First of all, thanks to everyone who prayed for me for my port placement. It went in like a charm with no side effects from anesthesia. Thank you Lord!
Before the port I had a real roller coaster ride. We had a 10am appointment with the oncologist before the port placement. I was expecting NOTHING new at this appointment. Well, that didn’t happen. The doctor expressed real concern over the ordeal I had been through. This barrage of side effects was not expected. We can never know how much the influenza added to my problems, but she has to believe I had a reaction (allergic not side effects) to one of the three drugs. Now I’ll tell you another secret. At the first “class” I was told about this tiny percentage of people who go through cancer treatment without any hiccups along the way. This meant no hospitalizations or odd side effects. I decided in my heart then and there to be in that number and on day 9 was hospitalized. Now I was being told I’m in some tiny percentage of people who can’t handle the gold standard cure for my disease. What? Excuse me? I’m a failure at being a cancer patient? Well, that’s how I took it at first anyway. And, it was the first time a tear fell out of my eye in front of a medical person. I feel sorry for that. I know she felt bad enough before I let that happen.
So what happens next? Do I make new goals? I think not. They are too performance based and I literally have no control over my body’s reactions anyway. Instead, after a fretful night and a wonderful chat and prayer session with my beloved Walt (have I told you how much I love this man?), I am thinking I need to change my thinking.
First thing that came to mind was our pastor’s sermon from Sunday. Fr. Michael said the highest level of spiritual growth was to surrender. That means a lot of things to a lot of people, but as we look at Mary the mother of God, we see a difficult life full of surrender moment by moment to the will of God. Another words, “Thy will be done” and really mean it. What a place of no anxiety. What a place of trust. What a place to behold the face of God. I guess I’m beginning to think that Mary was actually a woman who could go with the flow. She wasn’t emotionless, but she was never doom and gloom. She just looked for what God would be doing next in response to the circumstances.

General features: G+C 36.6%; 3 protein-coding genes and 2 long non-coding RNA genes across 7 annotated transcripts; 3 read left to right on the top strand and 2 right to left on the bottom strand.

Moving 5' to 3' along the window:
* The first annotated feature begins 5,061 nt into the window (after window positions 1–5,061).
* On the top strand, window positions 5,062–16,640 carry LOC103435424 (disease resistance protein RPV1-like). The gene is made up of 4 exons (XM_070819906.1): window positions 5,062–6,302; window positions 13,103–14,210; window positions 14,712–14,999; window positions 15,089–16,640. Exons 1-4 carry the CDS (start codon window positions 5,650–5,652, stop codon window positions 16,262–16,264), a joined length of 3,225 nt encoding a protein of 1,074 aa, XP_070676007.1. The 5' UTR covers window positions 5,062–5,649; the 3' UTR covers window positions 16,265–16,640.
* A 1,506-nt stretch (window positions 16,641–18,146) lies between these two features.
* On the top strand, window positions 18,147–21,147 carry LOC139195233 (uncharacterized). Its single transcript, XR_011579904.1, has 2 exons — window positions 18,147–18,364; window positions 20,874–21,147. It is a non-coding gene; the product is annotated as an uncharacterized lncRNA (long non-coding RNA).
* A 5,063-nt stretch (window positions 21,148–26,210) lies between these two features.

So what does that mean in my life today? Well, I’ve had all that prayer so I guess I don’t need that gold standard drug anyway. I have an oncologist who is working overtime to make my life more comfortable. I need to say thank you for that! She has decided the best thing is to delay treatment by a week so I will not be having chemo tomorrow. I can worry. But I’m choosing not to. I need a week to get stronger to feel ready for another dose. What’s the bright side here? I’m going to get to have a glass of wine with Walt on Christmas and celebrate the birth of Our Savior with a pretty sure thing of feeling at least as good as I do right now. I have no food restrictions until New Year's Eve. My prognosis has not changed. Thank you Lord for an oncologist who believes she can get me cured from cancer without me being miserable all the time. Thank you Lord that I have mega prayer power behind my healing so I know you will give my oncologist wisdom. And thank you, Lord, that when I have a bad day like yesterday, you will use those I love to get me back on track. And thanks for the roller coaster that helped me to grow. Life without faith is no life for me. Or anyone.
One other side effect that my body reacted extremely to is the hair loss thing. At Dr. Mina’s encouragement, I had Walt shave what was left on my head (not much) this morning. I had the most comfortable sleep that I’ve had in weeks. I had never heard that losing your hair in chemo was painful, but it is! Putting my head on my pillow has been a slow decline into extreme discomfort. If you’re a girl, think about what it’s like when you have a pony tail in too long or you suddenly try to change your part that you’ve had for years. This is the feeling at every root because they are all dead shafts. Ouch! So now, no hair, no pain. I’m okay with that.